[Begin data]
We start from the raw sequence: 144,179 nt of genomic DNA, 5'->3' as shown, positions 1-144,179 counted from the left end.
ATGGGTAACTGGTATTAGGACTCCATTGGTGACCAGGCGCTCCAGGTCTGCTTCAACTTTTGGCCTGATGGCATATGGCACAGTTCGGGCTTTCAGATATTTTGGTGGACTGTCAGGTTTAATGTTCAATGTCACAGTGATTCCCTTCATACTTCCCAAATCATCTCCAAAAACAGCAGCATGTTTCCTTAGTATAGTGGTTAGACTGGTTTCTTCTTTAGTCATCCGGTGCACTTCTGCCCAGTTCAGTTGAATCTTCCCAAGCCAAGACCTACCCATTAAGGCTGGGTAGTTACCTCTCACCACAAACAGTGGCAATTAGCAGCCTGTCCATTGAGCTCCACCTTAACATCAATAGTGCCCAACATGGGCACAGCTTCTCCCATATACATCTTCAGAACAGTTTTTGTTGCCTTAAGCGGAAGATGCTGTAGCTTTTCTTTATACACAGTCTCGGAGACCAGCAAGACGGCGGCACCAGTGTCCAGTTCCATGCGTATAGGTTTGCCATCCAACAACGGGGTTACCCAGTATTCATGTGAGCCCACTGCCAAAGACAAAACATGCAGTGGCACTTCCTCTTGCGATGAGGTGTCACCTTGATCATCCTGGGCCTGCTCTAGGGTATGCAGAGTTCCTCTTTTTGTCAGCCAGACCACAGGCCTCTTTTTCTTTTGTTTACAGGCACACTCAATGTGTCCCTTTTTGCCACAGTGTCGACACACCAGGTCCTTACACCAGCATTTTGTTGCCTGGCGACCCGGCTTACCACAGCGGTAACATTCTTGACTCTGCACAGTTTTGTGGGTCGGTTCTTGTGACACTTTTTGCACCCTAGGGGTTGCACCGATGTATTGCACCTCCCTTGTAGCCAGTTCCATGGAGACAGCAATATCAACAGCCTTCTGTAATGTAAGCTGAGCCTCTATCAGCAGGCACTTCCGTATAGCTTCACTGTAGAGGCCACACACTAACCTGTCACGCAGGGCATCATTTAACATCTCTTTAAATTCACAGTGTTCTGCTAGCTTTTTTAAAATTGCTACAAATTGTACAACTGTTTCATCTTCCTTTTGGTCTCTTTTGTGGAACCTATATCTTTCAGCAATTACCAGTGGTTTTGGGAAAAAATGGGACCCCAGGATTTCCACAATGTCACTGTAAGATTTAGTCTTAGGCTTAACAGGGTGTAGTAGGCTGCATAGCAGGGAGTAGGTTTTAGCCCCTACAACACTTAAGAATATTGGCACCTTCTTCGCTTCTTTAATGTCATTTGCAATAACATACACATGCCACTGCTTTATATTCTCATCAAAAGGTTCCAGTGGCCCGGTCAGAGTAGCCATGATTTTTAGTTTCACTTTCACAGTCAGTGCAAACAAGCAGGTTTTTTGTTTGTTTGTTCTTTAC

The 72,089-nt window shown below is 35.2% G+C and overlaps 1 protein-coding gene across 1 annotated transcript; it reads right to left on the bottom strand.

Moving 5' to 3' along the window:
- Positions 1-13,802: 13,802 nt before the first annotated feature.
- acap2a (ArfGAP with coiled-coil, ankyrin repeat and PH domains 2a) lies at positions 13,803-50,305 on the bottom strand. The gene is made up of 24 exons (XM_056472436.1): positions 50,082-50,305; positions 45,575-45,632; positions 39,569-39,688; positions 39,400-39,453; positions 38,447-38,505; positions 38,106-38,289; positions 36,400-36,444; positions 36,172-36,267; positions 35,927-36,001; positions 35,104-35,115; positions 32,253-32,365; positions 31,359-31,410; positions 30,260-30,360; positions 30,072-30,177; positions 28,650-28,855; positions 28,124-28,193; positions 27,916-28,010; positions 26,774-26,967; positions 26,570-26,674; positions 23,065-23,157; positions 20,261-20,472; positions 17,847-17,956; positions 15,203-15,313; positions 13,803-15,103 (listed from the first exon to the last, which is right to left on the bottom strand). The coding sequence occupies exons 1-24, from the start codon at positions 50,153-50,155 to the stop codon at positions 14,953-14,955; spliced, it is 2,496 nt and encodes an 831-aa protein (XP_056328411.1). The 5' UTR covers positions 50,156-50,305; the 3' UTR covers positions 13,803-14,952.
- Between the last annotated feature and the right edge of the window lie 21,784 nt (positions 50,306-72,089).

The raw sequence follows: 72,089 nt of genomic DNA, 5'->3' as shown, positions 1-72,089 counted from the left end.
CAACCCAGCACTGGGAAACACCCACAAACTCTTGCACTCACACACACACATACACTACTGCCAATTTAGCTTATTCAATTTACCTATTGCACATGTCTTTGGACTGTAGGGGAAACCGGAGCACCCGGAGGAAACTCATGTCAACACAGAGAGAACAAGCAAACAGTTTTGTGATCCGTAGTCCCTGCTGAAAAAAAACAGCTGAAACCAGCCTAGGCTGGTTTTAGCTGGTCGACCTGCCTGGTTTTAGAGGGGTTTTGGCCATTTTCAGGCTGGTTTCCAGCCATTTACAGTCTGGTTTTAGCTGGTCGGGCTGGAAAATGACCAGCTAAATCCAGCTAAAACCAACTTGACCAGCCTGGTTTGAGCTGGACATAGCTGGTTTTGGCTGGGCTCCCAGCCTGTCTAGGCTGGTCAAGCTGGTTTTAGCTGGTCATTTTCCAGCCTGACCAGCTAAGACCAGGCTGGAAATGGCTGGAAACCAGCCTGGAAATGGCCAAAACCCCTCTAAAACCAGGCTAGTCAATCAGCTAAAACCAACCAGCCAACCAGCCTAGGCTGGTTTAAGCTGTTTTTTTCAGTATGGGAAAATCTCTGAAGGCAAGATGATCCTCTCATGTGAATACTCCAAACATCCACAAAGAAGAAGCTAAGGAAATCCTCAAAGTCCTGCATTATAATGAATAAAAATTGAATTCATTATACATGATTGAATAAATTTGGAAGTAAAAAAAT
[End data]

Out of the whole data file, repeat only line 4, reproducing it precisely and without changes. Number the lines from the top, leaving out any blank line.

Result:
Moving 5' to 3' along the window: